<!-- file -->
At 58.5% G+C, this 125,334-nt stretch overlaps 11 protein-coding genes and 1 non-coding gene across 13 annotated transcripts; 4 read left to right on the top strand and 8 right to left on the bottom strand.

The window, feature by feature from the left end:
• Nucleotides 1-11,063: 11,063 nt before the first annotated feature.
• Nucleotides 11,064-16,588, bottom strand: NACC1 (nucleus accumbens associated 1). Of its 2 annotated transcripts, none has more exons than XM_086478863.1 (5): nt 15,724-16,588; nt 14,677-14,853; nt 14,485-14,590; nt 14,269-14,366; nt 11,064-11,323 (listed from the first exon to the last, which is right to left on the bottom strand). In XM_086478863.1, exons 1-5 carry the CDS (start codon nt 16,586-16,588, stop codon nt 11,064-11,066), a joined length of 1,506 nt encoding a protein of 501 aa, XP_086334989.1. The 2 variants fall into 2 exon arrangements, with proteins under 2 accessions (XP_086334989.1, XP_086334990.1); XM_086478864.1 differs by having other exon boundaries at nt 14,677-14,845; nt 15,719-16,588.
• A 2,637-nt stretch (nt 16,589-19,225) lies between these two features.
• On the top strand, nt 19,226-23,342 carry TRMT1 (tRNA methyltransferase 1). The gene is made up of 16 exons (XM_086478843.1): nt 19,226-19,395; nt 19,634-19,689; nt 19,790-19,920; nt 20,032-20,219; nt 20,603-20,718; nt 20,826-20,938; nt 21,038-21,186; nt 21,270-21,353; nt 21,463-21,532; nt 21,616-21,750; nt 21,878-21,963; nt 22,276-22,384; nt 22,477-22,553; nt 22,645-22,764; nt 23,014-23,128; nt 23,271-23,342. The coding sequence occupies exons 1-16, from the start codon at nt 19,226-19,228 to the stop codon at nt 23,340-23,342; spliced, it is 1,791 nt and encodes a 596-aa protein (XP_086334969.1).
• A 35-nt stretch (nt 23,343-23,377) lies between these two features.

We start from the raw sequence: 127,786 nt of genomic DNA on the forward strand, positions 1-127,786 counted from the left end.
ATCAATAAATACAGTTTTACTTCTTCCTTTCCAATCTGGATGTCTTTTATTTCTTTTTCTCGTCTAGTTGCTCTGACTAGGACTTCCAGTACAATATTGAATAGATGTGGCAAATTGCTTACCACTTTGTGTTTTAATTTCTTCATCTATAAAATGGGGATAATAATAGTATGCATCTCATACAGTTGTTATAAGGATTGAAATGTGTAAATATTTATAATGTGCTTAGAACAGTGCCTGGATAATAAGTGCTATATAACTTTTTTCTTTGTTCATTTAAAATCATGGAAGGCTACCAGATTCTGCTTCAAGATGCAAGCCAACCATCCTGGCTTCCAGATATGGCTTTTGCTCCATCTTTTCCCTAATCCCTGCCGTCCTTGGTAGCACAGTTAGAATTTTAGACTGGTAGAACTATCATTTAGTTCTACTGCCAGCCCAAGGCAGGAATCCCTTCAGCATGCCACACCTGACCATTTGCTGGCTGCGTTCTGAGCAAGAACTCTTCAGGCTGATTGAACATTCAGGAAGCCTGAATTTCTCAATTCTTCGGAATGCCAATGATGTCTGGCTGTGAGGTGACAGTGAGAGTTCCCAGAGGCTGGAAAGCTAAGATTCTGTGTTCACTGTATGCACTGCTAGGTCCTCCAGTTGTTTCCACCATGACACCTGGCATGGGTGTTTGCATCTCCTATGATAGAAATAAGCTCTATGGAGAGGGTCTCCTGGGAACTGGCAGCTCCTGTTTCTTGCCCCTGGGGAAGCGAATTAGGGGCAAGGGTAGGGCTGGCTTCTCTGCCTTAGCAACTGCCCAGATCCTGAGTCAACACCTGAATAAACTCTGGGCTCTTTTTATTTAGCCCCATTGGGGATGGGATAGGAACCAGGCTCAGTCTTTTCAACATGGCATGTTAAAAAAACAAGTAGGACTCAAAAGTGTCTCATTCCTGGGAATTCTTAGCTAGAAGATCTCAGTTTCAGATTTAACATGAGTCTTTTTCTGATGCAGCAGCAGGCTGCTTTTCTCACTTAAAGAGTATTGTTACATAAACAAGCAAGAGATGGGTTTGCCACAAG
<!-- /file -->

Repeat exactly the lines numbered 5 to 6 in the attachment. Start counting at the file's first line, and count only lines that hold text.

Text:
• A 2,637-nt stretch (nt 16,589-19,225) lies between these two features.
• On the top strand, nt 19,226-23,342 carry TRMT1 (tRNA methyltransferase 1). The gene is made up of 16 exons (XM_086478843.1): nt 19,226-19,395; nt 19,634-19,689; nt 19,790-19,920; nt 20,032-20,219; nt 20,603-20,718; nt 20,826-20,938; nt 21,038-21,186; nt 21,270-21,353; nt 21,463-21,532; nt 21,616-21,750; nt 21,878-21,963; nt 22,276-22,384; nt 22,477-22,553; nt 22,645-22,764; nt 23,014-23,128; nt 23,271-23,342. The coding sequence occupies exons 1-16, from the start codon at nt 19,226-19,228 to the stop codon at nt 23,340-23,342; spliced, it is 1,791 nt and encodes a 596-aa protein (XP_086334969.1).